Let’s Talk Tension Headaches

July 8, 2015

shutterstock_142814494One minute you are staring at your computer screen, trying to sift through emails and tackle the latest problem at work, and the next thing you know, a familiar band of pain tightens around your skull. You focus on your work, but the pressure remains constant as you go on with your activities. Many can relate to this scenario: This constriction of muscles in the neck and scalp is likely a tension-type headache—the most common type of headache—that is often attributed to a spike in stress.

The World Health Organization reports that tension-type headaches often start in the teenage years and are more common among women than men. And if you get them 15 or more days a month over the course of three months (or longer) it is considered a chronic condition. For some, these mild-to-intense tension headaches can turn into severe and debilitating migraine pain.

Many people find that tension-type headaches set in near the end of a stressful day. Aside from stress, other possible tension-type headache causes include depression, sleep deprivation, overexertion, hunger, eye strain, dental issues, alcohol use and illnesses such as a cold or flu.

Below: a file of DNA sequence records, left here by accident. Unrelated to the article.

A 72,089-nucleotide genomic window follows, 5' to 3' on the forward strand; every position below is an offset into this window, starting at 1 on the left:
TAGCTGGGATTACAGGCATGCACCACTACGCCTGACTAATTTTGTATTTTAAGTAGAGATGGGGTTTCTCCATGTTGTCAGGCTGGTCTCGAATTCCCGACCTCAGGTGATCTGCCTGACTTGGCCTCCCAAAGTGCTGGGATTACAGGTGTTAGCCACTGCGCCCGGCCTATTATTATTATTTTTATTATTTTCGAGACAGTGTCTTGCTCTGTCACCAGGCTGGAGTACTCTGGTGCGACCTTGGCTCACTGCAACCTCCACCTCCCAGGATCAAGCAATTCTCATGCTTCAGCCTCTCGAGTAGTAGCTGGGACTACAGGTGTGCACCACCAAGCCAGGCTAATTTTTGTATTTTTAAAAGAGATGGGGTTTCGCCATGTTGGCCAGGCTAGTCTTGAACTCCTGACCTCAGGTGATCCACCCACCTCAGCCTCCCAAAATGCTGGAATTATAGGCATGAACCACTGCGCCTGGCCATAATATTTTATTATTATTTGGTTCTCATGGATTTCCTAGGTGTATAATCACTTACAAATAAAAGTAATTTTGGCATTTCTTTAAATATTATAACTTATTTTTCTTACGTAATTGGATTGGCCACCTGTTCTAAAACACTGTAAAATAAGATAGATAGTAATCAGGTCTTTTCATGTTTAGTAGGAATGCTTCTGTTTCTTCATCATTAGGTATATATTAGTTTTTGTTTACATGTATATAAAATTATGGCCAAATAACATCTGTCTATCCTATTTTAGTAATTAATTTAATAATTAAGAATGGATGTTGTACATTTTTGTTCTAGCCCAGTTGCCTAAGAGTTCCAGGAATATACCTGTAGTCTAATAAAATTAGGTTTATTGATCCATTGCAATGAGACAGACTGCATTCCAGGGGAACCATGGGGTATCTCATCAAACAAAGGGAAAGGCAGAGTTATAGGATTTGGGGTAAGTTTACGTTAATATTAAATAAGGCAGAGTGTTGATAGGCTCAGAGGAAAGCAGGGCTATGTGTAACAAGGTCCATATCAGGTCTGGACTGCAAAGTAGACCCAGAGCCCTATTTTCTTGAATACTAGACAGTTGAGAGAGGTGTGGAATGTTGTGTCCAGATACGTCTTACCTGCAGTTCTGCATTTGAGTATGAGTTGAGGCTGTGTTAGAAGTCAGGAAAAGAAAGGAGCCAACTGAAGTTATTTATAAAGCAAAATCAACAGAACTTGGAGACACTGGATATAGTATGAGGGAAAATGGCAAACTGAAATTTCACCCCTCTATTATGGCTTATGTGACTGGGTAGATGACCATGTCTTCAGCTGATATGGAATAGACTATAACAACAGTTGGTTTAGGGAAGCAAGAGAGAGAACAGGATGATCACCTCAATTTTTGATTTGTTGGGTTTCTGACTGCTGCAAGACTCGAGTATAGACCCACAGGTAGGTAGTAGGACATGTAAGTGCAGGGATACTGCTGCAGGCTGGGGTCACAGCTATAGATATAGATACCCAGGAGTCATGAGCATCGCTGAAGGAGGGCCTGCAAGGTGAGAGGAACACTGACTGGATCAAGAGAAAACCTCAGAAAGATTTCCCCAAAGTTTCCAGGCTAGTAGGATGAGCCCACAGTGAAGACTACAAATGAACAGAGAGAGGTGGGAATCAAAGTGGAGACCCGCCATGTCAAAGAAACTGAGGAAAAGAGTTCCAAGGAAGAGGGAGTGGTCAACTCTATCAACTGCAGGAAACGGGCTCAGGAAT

Though researchers don’t necessarily know whether it is a cause or effect, neck weakness was recently uncovered as another important link to tension headaches, unlike sinus or cluster headaches. Published in the journal Cephalalgia, the study compared 60 people with tension headaches and 30 healthy individuals, finding that the neck and shoulder muscles in those who suffered from regular tension headaches were 26 percent weaker than the healthy individuals.

The study’s authors wrote that more research on the muscle-skeletal impact on tension headaches was important, but they did suggest that people whose lifestyles involve repetitive motions such as a dental hygienist or horseback rider may benefit from working with a trainer or physical therapist to work muscles that might not get exercised due to day-to-day activities.

If you are experiencing regular head pain—whether you have tension or migraine symptoms—the physicians at the Migraine Treatment Centers of America are prepared to help you pinpoint the causes, triggers, and most importantly, a treatment just for you.

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